Lymph nodes are found throughout the body. They are part of the body’s immune system. These nodes help fight infection by making white blood cells. They also work by trapping bacteria, viruses, and cancer cells. Normally, lymph nodes cannot be felt unless they are swollen. Infection, usually by a virus, is the most common cause of lymph node swelling. Other causes include bacterial infection and cancer.
With this type of biopsy, the doctor removes all or part of a lymph node so it can be further examined.
Reasons for Procedure
This biopsy is done to find out why a node is swollen. Swelling may be caused by infection, cancer, or another disease such as
Common areas for biopsy include:
Under the jaw and chin
Behind the ears
Problems from the procedure are rare, but all procedures have some risk. Your doctor will review potential problems, like:
Nerve damage, including numbness at the biopsy site, which usually resolves in a few months
What to Expect
Prior to Procedure
Leading up to your procedure, you will need to:
Talk to your doctor about your medical history, including:
Any allergies that you have
Any medications you take, including over-the-counter drugs and herbs and supplements. You may be asked to stop taking some medications up to 1 week before the procedure.
Arrange for a ride home from the care center.
Avoid eating or drinking anything after midnight if you will have general anesthesia.
Local anesthesia—Just the area that is being operated on is numbed.
is used for open biopsies—General anesthesia blocks pain and keeps you asleep through the procedure.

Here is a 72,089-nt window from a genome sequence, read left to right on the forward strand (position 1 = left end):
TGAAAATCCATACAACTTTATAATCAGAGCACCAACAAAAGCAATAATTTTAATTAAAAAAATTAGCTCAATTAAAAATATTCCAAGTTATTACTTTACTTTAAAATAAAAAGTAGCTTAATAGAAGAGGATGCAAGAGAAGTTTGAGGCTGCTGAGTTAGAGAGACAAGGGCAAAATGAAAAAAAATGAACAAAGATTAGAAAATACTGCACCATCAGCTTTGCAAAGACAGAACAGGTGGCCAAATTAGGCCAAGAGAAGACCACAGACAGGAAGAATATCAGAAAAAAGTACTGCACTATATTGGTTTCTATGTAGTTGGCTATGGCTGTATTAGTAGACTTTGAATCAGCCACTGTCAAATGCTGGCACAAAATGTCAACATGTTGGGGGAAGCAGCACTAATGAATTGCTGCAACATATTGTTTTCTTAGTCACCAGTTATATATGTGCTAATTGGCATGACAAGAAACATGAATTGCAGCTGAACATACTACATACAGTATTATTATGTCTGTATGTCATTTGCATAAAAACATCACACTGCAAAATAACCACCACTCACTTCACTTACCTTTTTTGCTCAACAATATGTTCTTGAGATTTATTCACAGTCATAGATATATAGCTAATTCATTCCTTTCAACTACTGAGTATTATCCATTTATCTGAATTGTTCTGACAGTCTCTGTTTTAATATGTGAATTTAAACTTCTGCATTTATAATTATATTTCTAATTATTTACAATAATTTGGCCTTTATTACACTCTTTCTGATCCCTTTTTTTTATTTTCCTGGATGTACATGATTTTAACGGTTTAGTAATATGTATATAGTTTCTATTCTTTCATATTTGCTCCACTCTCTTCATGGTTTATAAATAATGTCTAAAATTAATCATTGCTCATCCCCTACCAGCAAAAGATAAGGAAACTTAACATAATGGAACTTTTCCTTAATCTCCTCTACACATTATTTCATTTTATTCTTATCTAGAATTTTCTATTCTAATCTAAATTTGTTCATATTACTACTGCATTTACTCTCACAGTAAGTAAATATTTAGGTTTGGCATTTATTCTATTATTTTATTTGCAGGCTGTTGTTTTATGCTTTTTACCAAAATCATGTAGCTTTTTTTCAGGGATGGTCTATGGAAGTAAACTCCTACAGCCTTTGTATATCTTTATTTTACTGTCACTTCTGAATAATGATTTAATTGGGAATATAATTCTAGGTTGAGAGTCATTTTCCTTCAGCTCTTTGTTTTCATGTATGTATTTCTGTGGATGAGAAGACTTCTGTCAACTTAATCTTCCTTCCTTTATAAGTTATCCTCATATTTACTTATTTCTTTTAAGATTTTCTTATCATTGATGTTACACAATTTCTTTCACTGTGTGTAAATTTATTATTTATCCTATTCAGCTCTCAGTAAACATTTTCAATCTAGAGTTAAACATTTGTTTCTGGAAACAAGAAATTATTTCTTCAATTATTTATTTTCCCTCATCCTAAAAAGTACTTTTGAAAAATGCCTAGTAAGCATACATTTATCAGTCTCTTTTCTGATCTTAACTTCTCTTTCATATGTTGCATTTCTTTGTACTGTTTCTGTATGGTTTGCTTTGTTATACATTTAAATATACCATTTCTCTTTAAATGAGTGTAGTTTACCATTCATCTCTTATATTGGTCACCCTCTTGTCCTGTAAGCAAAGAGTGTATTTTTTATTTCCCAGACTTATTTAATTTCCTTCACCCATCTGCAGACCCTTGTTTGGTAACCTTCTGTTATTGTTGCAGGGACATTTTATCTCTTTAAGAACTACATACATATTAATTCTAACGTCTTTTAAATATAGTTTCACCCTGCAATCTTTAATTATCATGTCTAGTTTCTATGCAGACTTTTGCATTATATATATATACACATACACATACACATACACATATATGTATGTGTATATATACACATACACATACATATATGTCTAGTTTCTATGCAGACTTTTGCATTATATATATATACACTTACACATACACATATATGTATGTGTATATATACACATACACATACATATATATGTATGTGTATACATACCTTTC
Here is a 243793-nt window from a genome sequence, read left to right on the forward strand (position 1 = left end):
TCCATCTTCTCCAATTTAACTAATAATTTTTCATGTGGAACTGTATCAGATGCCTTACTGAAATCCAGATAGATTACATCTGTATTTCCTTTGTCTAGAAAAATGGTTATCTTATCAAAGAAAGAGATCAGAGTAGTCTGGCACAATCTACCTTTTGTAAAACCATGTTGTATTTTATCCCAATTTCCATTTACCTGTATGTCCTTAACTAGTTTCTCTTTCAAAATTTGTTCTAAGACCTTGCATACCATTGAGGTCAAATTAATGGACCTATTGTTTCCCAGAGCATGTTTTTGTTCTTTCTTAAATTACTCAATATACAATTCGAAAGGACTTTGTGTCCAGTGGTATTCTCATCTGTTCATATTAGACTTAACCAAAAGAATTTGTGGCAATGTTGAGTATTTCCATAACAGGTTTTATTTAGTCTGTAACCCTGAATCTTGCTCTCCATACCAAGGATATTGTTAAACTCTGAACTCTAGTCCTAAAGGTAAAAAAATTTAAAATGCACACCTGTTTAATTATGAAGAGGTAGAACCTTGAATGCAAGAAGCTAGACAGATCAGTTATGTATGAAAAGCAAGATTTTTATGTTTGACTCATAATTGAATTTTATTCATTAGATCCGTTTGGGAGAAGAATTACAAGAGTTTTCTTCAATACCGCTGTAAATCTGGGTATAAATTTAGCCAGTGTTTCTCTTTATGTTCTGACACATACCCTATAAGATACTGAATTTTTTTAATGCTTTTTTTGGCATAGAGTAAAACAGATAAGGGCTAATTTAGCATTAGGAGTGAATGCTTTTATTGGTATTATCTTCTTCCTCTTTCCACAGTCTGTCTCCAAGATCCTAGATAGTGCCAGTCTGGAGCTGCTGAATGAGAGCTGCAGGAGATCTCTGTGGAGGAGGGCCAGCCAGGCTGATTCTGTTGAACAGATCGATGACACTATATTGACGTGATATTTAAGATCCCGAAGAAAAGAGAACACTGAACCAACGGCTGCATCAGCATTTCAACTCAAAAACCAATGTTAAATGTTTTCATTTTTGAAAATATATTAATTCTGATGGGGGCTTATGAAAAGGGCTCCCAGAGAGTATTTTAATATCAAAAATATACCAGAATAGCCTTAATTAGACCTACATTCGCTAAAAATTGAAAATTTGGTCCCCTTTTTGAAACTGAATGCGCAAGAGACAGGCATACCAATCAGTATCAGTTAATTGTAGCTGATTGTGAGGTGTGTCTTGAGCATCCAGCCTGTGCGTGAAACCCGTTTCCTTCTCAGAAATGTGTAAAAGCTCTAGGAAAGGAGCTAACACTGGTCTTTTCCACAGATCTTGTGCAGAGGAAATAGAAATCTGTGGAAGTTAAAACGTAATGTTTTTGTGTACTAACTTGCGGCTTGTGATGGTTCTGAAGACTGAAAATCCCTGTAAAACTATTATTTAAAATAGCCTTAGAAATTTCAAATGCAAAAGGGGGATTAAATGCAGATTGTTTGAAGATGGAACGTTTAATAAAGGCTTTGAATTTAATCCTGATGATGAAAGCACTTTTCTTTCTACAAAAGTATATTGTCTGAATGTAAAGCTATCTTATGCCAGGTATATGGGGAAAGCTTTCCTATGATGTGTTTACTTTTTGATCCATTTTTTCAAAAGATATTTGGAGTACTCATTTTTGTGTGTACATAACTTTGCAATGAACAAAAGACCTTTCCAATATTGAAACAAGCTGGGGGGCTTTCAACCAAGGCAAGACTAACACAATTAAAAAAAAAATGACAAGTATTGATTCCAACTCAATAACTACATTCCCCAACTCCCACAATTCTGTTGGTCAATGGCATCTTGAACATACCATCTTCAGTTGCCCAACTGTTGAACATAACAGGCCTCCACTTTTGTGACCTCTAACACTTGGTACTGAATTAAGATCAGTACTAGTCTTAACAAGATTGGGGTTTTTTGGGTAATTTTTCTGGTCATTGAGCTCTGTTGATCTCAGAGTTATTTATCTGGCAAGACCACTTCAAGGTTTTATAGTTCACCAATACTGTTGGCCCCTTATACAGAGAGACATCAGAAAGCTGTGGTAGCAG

An open biopsy means removing the lymph nodes through an incision. A cut will be made in the skin. All or part of a lymph node will be removed. After removal, the incision will be closed with stitches and bandaged.
Immediately After Procedure
The sample will be sent to the lab for examination.
How Long Will It Take?
About 30-60 minutes—longer if an ultrasound or CT scan is used
How Much Will It Hurt?
You will have some pain and tenderness after the biopsy is taken. Your doctor may give you pain medication.
Be sure to follow your doctor's
Results will be ready in about a week. Your doctor will tell you if further treatment is needed.
Call Your Doctor
Call your doctor if any of these occur:
Signs of infection, including fever and chills
Nausea or vomiting
Redness, swelling, increasing pain, excessive bleeding, or any discharge from the incision site
New or unexpected symptoms
If you think you have an emergency, call for emergency medical services right away.
Sentinel lymph node biopsy. National Cancer Institute website. Available at: https://www.cancer.gov/about-cancer/diagnosis-staging/staging/sentinel-node-biopsy-fact-sheet. Accessed January 26, 2021.
Testing biopsy and cytology specimens for cancer. American Cancer Society website. Available at: https://www.cancer.org/treatment/understanding-your-diagnosis/tests/testing-biopsy-and-cytology-specimens-for-cancer.html. Accessed January 26, 2021.
EBSCO Information Services is fully accredited by URAC. URAC is an independent, nonprofit health care accrediting organization dedicated to promoting health care quality through accreditation, certification and commendation.
This content is reviewed regularly and is updated when new and relevant evidence is made available. This information is neither intended nor implied to be a substitute for professional medical advice. Always seek the advice of your physician or other qualified health provider prior to starting any new treatment or with questions regarding a medical condition.
To send comments or feedback to our Editorial Team regarding the content please email us at firstname.lastname@example.org. Our Health Library Support team will respond to your email request within 2 business days.